The new issue of Time magazine has declared it: "Gay Marriage Already Won: The Supreme Court Hasn't Made Up Its Mind—But America Has." To go along with that statement, and a cover story by David von Drehle, they're offering us two covers of same-sex couples mid-kiss, taken by Time photographer Peter Hapak: Sarah Kate and Kristen Ellis-Henderson, who have been married since 2011, and Russell Hart and Eric LaBonté, who have been engaged since 2010.
It makes sense, right? It's a push further along the line of newsweekly covers discussing gay rights: from protesting to hand-holding to hugging. A kiss would have to follow at some point. And a kiss is one of the most basic images with which we can show love. It's a universal experience, something anyone over the age of 12 or 14 can probably relate to. A kiss is also traditionally that thing that happens at the end of the wedding, when the vows have been spoken and the pronouncements have been made. The striking combination of this intimate moment shared between same-sex couples on a public cover is both timely and Time-ly (i.e., will, surely the editors hope, sell more magazines and get people talking).
But that same-sex couples kissing on a magazine cover is still cause for surprise, for shock, for discussions and reactions and double takes, that it would even be a cover, means in fact we're not quite all the way there. The expectations of how the Supreme Court will ultimately rule—strike down DOMA but allow the lower court's ruling to stand on Prop 8, meaning gay marriage would be legal in California but remain banned in other states—indicate that as well, even as public opinion has experienced a sea change, an inspiring open-mindedness and acceptance that seems all but sure to continue.
Online reactions to the covers appear to support that dual reality of what we want to achieve—the point we should someday (soon, one hopes) reach—and where we are as well. On Twitter, I'm seeing words like "provocative," "sexy," and "sure-to-be-controversial," among the reactions. At BuzzFeed, Dorsey Shaw says Time is "sexualizing same-sex marriage." Andrew Beaujon writes at Poynter that there was much discussion in the Time offices over the covers: In an editor's note, Time Managing Editor Rick Stengel explains, "We had a long debate in our offices about this week's cover images of two same-sex couples. Some thought they were sensationalist and too in-your-face. Others felt the images were beautiful and symbolized the love that is at the heart of the idea of marriage. I agree with the latter, and I hope you do too."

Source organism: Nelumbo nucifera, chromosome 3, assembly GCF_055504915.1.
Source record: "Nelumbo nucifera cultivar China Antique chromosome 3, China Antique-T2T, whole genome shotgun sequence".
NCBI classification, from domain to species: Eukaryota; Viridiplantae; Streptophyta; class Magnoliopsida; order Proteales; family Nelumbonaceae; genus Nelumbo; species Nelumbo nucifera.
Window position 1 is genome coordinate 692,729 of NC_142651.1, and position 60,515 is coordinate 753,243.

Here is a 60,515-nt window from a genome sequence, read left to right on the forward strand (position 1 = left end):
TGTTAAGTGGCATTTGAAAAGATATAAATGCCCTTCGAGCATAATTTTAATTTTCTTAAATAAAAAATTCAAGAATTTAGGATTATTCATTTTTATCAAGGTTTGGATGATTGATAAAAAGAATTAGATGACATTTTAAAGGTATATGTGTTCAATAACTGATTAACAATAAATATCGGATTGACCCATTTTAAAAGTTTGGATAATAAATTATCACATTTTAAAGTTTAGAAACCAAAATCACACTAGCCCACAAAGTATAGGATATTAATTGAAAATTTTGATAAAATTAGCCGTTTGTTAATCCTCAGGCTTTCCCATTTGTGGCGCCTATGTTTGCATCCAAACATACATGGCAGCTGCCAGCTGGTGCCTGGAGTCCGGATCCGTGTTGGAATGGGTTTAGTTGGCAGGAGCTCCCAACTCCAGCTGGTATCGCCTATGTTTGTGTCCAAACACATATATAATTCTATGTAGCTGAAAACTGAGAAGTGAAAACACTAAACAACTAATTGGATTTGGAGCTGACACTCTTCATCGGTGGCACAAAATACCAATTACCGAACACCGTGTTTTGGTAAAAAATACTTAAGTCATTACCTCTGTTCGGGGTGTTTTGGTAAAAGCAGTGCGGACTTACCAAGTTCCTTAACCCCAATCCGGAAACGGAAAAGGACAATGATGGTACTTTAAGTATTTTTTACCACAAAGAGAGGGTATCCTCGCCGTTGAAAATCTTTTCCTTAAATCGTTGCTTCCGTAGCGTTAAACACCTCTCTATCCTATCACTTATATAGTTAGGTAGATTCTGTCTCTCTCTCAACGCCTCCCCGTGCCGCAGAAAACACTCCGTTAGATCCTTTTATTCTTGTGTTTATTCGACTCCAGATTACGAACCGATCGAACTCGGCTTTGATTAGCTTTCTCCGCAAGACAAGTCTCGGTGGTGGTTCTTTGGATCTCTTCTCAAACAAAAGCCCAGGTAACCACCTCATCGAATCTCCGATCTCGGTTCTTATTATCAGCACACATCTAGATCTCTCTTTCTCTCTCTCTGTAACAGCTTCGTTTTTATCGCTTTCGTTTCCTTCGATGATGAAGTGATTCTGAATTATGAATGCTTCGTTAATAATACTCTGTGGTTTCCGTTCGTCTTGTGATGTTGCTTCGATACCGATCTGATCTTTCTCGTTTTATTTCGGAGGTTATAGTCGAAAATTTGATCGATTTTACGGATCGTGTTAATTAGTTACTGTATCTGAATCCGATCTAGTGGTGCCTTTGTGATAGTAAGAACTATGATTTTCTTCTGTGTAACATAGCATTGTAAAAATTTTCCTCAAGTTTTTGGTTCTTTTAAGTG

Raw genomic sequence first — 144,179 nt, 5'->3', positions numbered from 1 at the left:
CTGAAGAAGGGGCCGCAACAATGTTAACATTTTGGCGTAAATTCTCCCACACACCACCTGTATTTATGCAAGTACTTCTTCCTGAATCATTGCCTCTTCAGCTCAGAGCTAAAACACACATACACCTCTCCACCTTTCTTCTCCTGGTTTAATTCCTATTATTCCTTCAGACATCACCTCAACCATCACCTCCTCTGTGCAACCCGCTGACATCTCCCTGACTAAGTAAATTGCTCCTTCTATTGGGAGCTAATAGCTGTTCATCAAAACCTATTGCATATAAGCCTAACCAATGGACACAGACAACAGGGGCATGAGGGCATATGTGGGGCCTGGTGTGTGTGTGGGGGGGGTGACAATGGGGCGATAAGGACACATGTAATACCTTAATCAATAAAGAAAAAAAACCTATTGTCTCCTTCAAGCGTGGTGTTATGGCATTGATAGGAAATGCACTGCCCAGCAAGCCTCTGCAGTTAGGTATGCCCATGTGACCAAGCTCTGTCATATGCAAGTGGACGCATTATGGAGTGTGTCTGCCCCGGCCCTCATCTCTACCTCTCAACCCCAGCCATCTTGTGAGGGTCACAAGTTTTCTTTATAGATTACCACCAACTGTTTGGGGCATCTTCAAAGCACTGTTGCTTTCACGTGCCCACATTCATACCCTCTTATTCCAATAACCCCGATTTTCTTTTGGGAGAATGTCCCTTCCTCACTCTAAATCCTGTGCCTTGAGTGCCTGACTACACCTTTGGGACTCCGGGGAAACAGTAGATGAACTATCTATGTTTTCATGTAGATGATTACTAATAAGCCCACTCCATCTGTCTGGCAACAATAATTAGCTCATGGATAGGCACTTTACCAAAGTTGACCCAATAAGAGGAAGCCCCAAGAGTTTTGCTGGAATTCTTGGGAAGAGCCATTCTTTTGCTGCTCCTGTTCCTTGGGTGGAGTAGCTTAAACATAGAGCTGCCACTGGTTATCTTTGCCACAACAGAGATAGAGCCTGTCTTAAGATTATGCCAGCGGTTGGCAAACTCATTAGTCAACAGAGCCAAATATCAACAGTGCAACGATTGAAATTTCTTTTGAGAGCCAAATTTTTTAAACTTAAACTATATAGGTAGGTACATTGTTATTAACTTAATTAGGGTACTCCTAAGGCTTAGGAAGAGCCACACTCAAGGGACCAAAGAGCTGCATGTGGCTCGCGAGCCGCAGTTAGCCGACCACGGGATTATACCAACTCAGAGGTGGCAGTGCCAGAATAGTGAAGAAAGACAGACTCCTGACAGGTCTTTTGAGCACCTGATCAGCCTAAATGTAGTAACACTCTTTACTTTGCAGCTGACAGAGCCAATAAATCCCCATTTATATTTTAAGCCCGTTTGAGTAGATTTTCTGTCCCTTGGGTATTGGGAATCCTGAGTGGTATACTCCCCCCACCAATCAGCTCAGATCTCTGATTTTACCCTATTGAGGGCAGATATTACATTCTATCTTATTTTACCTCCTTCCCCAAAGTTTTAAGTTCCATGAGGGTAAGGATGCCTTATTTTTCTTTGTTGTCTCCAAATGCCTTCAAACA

Would such a debate have existed over a cover featuring heterosexual couples kissing? Would such a thing be considered "sensationalist"? Doubtful. Certainly, these rather chaste, lovely images of couples kissing are not even close to embodying the sensationalism of another cover I can think of. But also, there'd be little cause to put a hetero couple kissing on a cover, or at least, no reason that comes easily to my mind. I think these covers are great, but that we need them, regardless of Von Drehle's article and the progress that's been made, means gay marriage hasn't, in fact, quite "won" yet. It won't have won until marriage is legal for same-sex couples throughout the U.S., and recognized federally, too. It won't have won until "gay marriage" is no different than any marriage. And it won't have won until gay couples kissing wouldn't even merit consideration from an editor at Time magazine as a cover, not because it's too sensationalist, but because, well, why would you even do that? Don't we see all sorts of combinations of people kissing everywhere? We're all perfectly fine with that. Let's move on to a discussion that gets people riled up! How we feel about PDA: Now that's a topic that can apply to all of us.
Another recent example of same-sex couples kissing on a cover is David Levithan's Two Boys Kissing, an upcoming Y.A. book that features exactly that, for all to see on its front. I spoke to Levithan about it recently, and he told me, "We should see same-sex couples doing anything that an opposite sex couple is doing on a cover. It's no more gratuitous than straight people kissing. It’s crossing another line, but that’s what we keep doing in Y.A. It’s just taken the rest of the world longer to catch up." One could say that Time magazine has done its part to keep up, but until the variety and different combinations of people who may kiss publicly, married or not, becomes nothing to remark on at all on the cover of a magazine or anywhere else, when we see the beauty of the photos rather than the genders kissing, and when we'll have stopped needing to preface the word marriage with the word "gay"—we'll know that we're at a place where marriage equality, and people equality, has reached the most winning point of all.